Genetic deletion of the Histone Deacetylase 6 exacerbates selected behavioral deficits in the R6/1 mouse model for Huntington’s disease.
Brain Behav. 2015-06-24; 5(9): n/a-n/a
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Ragot A(1), Pietropaolo S(1), Vincent J(1), Delage P(1), Zhang H(2), Allinquant B(3), Leinekugel X(4), Fischer A(5), Cho YH(1).
(1)Institut de Neurosciences Cognitives et Intégratives d’Aquitaine, CNRS UMR
5287 Avenue des Facultés, 33405, Talence Cedex, France ; University of Bordeaux
146, rue Léo-Saignat, 33077, Bordeaux, France.
(2)University of Bordeaux 146, rue Léo-Saignat, 33077, Bordeaux, France ;
Interdisciplinary Institute for Neuroscience, CNRS UMR 5297 33000, Bordeaux,
(3)Faculté de Médecine, Laboratoire INSERM, UMR 894- Université Paris Descartes,
Sorbonne Paris Cité Paris, France.
(4)University of Bordeaux 146, rue Léo-Saignat, 33077, Bordeaux, France ;
Neurocentre Magendie 146, rue Léo-Saignat, 33077, Bordeaux, France.
(5)Department for Psychiatry and Psychotherapy, University Medical Center
Göttingen Grisebachstr. 5, 37077, Göttingen, Germany ; German Center for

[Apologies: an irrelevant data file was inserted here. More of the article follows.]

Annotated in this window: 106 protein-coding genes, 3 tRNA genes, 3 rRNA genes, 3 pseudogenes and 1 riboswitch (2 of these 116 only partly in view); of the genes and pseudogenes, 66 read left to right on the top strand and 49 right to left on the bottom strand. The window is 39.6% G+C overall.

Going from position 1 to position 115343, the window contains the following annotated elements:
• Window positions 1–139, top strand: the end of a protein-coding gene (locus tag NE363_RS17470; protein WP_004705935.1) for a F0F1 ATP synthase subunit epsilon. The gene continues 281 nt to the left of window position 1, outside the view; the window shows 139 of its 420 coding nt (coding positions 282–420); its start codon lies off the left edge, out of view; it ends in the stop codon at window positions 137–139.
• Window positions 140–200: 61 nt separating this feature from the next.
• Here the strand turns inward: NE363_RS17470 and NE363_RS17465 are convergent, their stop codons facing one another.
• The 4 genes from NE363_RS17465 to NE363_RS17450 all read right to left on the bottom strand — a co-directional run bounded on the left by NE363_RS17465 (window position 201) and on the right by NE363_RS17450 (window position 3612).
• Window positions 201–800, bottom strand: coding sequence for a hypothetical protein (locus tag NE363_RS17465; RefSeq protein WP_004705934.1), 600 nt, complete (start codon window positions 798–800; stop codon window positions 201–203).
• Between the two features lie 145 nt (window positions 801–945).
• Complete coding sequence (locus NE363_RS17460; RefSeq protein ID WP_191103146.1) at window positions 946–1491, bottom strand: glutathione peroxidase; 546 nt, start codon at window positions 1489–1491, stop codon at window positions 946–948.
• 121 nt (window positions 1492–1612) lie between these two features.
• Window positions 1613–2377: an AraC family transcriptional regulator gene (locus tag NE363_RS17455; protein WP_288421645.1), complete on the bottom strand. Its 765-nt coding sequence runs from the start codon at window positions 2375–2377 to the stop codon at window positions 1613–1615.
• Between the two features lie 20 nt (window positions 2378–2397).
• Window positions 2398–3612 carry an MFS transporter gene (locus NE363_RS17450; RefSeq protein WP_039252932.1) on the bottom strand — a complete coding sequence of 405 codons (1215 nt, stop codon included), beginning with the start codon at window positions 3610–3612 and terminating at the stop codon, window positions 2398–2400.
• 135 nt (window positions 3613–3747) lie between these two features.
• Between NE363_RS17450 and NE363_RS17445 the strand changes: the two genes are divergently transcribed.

Neurodegenerative Diseases (DZNE) Göttingen Grisebachstr. 5, 37077, Göttingen,
INTRODUCTION: The inhibition of the Histone Deacetylase 6 (HDAC6) increases
tubulin acetylation, thus stimulating intracellular vesicle trafficking and
brain-derived neurotrophic factor (BDNF) release, that is, cellular processes
markedly reduced in Huntington’s disease (HD).
METHODS: We therefore tested that reducing HDAC6 levels by genetic manipulation
would attenuate early cognitive and behavioral deficits in R6/1 mice, a mouse
model which develops progressive HD-related phenotypes.
RESULTS: In contrast to our initial hypothesis, the genetic deletion of HDAC6 did
not reduce the weight loss or the deficits in cognitive abilities and
nest-building behavior shown by R6/1 mice, and even worsened their social
impairments, hypolocomotion in the Y-maze, and reduced ultrasonic vocalizations.
CONCLUSIONS: These results weaken the validity of HDAC6 reduction as a possible
therapeutic strategy for HD. The data are discussed in terms of additional
cellular consequences and anatomical specificity of HDAC6 that could explain
these unexpected effects.
PMID: 26445700 [Indexed for MEDLINE]